Expats in Haarlem: Fabio
In Haarlem around 1.7% of the working population is an expat. This means they are foreign-born employees who live and work in Haarlem. What is it like for them to live in Haarlem? We asked several expats this question and in what way the municipal politics in Haarlem, and D66 Haarlem, can complement or improve the situation for expats in Haarlem. This week it’s Fabio Zurla, 36 years old, native Italian and living in the city centre of Haarlem.
Can you tell me what your occupation is and why you live in Haarlem?
“I have studied quantitative finance and right now I am working as an actuary. This means applying mathematics to insurance. I have chosen to live in Haarlem, because I had already been to several Dutch cities, like Gouda and Breda. This made me want to live in a Dutch city like Haarlem. But is was also a matter of destiny because the company I work for has helped me find an accommodation in Haarlem.”
What do you like the most and the least about Haarlem?
“I like how the city is, it is old and you can see the tradition. It reminds me of my hometown. I also really like the sights. In Haarlem you have everything you need but it is not too big. My favourite place in Haarlem is the pizzeria Pizzicotto in the Jansstraat. The owner is from Naples and he knows my hometown. I also like that Haarlem is close to Amsterdam and the beach. And I like the way of life and the Dutch mentality. It is very open and international.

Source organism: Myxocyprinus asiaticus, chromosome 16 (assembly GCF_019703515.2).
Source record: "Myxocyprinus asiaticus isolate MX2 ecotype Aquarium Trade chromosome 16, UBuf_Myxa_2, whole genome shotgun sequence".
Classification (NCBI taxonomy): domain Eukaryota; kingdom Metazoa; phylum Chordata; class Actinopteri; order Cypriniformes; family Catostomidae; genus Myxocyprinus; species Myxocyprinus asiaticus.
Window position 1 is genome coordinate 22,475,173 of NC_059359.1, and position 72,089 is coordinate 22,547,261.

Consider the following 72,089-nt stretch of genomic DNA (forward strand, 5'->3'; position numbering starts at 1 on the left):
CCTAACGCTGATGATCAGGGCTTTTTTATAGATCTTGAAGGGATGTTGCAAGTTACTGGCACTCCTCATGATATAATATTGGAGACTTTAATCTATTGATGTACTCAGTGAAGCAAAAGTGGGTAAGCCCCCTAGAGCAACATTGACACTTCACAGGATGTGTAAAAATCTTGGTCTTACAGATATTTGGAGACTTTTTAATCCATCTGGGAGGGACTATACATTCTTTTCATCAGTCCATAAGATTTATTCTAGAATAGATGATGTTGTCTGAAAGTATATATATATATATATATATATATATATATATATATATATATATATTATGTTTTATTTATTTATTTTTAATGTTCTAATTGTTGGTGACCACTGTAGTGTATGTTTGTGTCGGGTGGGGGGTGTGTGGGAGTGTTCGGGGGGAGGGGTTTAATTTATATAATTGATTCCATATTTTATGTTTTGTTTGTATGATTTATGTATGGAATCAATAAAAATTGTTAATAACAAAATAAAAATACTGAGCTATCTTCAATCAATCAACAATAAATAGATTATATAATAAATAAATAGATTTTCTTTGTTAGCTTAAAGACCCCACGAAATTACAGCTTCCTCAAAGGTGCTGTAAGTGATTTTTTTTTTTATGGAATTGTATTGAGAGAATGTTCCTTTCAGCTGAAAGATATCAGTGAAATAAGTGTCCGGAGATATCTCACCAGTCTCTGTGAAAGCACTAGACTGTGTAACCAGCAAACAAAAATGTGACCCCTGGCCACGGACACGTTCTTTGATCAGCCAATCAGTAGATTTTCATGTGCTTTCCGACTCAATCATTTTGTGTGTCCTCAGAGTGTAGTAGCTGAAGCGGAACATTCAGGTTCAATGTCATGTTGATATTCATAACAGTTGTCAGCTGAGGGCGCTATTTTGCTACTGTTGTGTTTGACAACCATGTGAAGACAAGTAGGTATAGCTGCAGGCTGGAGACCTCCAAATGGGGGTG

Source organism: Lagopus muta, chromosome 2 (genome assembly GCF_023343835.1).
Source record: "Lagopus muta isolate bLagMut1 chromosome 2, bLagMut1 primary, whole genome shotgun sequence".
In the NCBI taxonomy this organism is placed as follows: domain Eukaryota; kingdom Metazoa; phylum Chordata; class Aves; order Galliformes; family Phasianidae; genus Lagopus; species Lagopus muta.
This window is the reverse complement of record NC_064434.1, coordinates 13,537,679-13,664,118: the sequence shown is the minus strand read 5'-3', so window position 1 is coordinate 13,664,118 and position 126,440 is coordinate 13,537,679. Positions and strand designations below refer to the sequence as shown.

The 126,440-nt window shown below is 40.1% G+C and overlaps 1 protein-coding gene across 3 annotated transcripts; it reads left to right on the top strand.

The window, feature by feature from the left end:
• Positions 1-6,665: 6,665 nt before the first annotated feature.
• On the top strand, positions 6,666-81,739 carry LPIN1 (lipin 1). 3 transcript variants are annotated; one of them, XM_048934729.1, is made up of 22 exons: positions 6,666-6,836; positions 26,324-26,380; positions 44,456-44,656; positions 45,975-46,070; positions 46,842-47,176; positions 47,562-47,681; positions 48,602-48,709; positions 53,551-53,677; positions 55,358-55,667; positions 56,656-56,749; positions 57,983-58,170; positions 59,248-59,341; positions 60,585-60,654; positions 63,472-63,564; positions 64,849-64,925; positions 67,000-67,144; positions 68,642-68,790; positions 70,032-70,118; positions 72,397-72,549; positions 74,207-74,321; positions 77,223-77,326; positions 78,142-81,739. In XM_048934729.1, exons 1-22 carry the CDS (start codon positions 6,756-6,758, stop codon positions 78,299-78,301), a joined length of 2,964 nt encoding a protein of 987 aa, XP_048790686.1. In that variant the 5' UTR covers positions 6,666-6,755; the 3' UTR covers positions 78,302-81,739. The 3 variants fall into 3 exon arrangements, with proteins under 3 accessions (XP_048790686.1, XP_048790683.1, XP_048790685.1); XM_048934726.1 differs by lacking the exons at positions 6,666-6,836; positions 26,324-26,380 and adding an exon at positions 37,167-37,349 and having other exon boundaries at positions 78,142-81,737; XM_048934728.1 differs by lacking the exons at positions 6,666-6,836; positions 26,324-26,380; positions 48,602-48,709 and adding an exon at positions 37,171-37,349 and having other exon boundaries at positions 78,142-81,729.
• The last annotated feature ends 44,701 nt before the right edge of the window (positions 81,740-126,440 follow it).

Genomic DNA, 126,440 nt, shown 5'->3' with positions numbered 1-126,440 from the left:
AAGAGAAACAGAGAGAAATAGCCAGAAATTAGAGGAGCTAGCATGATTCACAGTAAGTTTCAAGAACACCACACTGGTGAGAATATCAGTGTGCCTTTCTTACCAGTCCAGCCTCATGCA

What I like the least… I do not have much to complain. A lot of people here are complaining about the weather, but if the weather would be different in Haarlem it would be like Ibiza… I accept the weather in Haarlem. I studied in Sweden so…”
What would make Haarlem even better?
“I think there should be more effort to protect the older buildings in the city centre. I saw a lot of older buildings who were not respected enough, and I feel like there should be more commitment to maintaining these buildings. If you live in such an old city centre, you should protect it. Also I don’t like that Schalkwijk is a foreign area, which is perceived as bad, and in other areas there are a lot of sposh people. I do not like this segregation. I think more should be done about this.”
How is it to live in Haarlem as an expat and in what way can the municipal politics of Haarlem do more for expats?
“I like living in Haarlem, but the people are a bit more distant. The people I did get in touch with, we are really close right now. I used the app Internationals, it is like a community for expats. You can get in touch with other expats, meet up and go to events. I think the Dutch municipality could do more to support the community of expats. It should involve the people more in activities. Like in Italy you have sagra, this means people in a village are preparing food together for free and the money they raise is for the village. It is a kind of integration of people and it connects them. I miss this in Haarlem. There could be more occasions to talk and get close.”
Do you have any thoughts on how D66 Haarlem can add to the enhancement of expats’ working and living situation in Haarlem? Send us a message on Facebook, Twitter or Instagram!